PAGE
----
Wassily Kandinsky, ‘Kleine Welten I’, 1922, Print, Lithograph in colors, on Japon paper, Christie's
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Wassily Kandinsky

Kleine Welten I, 1922

Lithograph in colors, on Japon paper
14 3/10 × 11 in
36.2 × 27.9 cm
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C
Christie's

PROPERTY FROM THE ROTHSCHILD ART FOUNDATION

Signed in pencil, from the edition of 30 on Japon paper …

Medium
Wassily Kandinsky
Russian, 1866–1944
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An early champion of abstract painting, Wassily Kandinsky is known for his lyrical style and innovative theories on nonfigurative art. In his 1910 treatise Concerning the Spiritual In Art, Kandinsky made famous his belief that abstract colors and forms can be used to express the “inner life” of the artist. Kandinsky taught this and other lessons at the Bauhaus, the historic Weimar institution that brought together artists including Joseph Albers, Lazlo Maholy-Nagy, and Piet Mondrian, amongst others. Kandinsky had a strong interest in the relationship between art and classical music, this theme apparent in his orchestral Composition VI (1913), where colliding forms and colors move across the canvas. In 1911 Kandinsky played a central role in organizing Der Blaue Reiter, a group of artists named in part after Kandinsky’s favorite color, blue.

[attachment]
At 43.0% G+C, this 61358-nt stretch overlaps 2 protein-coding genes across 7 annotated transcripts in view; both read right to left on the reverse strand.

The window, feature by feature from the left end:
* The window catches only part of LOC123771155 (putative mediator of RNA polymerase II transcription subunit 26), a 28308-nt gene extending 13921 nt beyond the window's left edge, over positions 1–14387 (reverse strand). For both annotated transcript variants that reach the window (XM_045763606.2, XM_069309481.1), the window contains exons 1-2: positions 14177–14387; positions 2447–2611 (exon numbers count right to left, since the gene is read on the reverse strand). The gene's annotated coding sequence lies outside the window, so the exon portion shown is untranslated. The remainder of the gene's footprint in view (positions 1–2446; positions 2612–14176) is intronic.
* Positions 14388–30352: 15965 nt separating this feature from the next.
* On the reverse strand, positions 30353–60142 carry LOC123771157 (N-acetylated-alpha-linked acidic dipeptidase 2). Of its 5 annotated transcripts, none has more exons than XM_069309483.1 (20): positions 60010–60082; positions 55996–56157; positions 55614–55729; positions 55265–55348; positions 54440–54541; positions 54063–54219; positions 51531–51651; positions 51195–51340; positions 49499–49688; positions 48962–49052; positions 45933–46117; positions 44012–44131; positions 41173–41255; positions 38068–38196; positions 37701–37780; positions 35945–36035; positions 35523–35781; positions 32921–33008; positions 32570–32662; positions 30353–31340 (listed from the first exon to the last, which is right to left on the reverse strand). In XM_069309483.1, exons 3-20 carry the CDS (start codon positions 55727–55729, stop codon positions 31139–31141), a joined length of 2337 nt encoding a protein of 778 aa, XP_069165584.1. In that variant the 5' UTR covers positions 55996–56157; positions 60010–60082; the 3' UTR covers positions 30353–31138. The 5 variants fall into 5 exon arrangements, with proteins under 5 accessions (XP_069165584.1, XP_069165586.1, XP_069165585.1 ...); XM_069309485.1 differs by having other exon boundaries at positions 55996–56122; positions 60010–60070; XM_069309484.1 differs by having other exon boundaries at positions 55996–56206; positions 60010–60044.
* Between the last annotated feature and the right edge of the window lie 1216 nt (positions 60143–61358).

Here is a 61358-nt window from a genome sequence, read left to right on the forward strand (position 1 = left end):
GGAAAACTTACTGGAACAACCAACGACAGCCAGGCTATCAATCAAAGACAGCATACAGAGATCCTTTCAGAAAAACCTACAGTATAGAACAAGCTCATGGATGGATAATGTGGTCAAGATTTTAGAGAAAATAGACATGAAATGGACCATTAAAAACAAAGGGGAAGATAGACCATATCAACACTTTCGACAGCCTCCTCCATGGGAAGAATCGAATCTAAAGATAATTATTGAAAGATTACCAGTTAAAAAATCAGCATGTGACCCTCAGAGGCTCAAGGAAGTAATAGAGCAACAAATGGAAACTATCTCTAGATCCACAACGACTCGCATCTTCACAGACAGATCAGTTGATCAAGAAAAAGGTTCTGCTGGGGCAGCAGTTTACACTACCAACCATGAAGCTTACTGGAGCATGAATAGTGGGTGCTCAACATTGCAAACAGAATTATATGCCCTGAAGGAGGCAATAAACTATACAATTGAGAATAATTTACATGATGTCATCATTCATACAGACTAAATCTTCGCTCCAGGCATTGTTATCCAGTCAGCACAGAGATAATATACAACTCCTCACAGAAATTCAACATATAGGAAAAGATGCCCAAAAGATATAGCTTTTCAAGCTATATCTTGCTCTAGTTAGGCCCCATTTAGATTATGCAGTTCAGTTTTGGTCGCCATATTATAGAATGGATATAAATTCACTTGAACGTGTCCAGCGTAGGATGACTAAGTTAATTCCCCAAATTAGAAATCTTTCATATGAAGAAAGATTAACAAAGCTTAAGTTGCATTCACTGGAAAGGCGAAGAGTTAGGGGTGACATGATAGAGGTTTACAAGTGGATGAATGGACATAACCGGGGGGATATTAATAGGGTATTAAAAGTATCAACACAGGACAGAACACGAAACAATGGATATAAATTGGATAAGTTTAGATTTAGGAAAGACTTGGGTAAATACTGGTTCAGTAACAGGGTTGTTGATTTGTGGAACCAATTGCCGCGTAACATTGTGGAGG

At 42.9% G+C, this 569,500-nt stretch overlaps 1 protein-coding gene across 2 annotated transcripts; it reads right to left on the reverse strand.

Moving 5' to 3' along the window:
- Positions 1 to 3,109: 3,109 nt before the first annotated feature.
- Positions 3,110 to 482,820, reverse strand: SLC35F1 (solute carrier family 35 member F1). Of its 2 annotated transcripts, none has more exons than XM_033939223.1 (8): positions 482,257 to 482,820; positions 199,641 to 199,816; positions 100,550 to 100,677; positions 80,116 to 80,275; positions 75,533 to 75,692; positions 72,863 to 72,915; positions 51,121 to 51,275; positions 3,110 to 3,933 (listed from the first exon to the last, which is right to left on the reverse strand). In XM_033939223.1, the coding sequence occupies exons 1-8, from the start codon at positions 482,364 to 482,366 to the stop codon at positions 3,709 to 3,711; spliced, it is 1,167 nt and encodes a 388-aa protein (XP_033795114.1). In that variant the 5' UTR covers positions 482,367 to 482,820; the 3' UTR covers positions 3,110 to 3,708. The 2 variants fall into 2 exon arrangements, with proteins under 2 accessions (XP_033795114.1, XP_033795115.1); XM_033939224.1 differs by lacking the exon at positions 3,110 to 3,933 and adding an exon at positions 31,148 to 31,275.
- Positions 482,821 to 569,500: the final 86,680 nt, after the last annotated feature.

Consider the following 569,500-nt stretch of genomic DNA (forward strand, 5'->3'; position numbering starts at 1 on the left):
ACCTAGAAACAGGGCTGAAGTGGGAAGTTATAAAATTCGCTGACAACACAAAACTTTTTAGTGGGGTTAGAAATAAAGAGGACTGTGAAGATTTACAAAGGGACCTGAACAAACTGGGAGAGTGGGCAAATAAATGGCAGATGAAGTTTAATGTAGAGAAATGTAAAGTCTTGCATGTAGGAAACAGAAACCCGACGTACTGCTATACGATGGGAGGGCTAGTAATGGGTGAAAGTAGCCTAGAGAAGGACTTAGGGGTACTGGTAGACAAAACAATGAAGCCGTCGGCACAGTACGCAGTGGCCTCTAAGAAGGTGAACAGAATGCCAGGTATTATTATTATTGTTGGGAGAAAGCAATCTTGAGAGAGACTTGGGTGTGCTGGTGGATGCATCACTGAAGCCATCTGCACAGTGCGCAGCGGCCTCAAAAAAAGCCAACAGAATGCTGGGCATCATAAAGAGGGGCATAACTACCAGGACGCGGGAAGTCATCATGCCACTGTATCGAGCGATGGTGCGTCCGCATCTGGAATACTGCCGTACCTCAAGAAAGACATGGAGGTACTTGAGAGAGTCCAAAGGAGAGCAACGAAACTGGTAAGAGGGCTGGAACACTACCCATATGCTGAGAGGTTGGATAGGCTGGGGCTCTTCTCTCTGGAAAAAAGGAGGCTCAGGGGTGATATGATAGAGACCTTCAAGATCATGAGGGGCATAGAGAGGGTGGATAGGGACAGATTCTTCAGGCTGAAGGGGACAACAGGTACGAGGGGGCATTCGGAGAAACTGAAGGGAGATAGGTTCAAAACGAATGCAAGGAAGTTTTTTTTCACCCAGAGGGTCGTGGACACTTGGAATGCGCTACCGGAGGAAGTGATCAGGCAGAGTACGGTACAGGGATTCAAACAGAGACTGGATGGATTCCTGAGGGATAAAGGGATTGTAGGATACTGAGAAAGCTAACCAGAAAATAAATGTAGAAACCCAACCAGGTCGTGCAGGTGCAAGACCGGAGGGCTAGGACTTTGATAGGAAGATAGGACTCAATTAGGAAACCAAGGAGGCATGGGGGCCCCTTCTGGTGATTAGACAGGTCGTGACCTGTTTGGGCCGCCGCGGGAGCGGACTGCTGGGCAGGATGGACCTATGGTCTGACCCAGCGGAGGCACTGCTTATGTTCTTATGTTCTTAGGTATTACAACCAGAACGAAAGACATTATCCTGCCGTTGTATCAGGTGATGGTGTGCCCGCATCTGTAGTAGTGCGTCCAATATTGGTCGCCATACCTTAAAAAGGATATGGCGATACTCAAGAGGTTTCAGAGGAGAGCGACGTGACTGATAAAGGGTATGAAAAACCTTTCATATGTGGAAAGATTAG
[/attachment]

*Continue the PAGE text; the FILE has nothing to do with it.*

Wassily Kandinsky, ‘Kleine Welten I’, 1922, Print, Lithograph in colors, on Japon paper, Christie's
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C
Christie's

PROPERTY FROM THE ROTHSCHILD ART FOUNDATION

Signed in pencil, from the edition of 30 on Japon paper (there was also an edition of 200 on wove paper), published by Propyläen Verlag, Berlin, the full sheet, in very good condition, framed
Sheet: 14 ¼ x 11 in. (362 x 279 mm.)

Medium
Wassily Kandinsky
Russian, 1866–1944
Follow

An early champion of abstract painting, Wassily Kandinsky is known for his lyrical style and innovative theories on nonfigurative art. In his 1910 treatise Concerning the Spiritual In Art, Kandinsky made famous his belief that abstract colors and forms can be used to express the “inner life” of the artist. Kandinsky taught this and other lessons at the Bauhaus, the historic Weimar institution that brought together artists including Joseph Albers, Lazlo Maholy-Nagy, and Piet Mondrian, amongst others. Kandinsky had a strong interest in the relationship between art and classical music, this theme apparent in his orchestral Composition VI (1913), where colliding forms and colors move across the canvas. In 1911 Kandinsky played a central role in organizing Der Blaue Reiter, a group of artists named in part after Kandinsky’s favorite color, blue.

Wassily Kandinsky

Kleine Welten I, 1922

Lithograph in colors, on Japon paper
14 3/10 × 11 in
36.2 × 27.9 cm
Bidding closed
Want to sell a work by this artist? Consign with Artsy.
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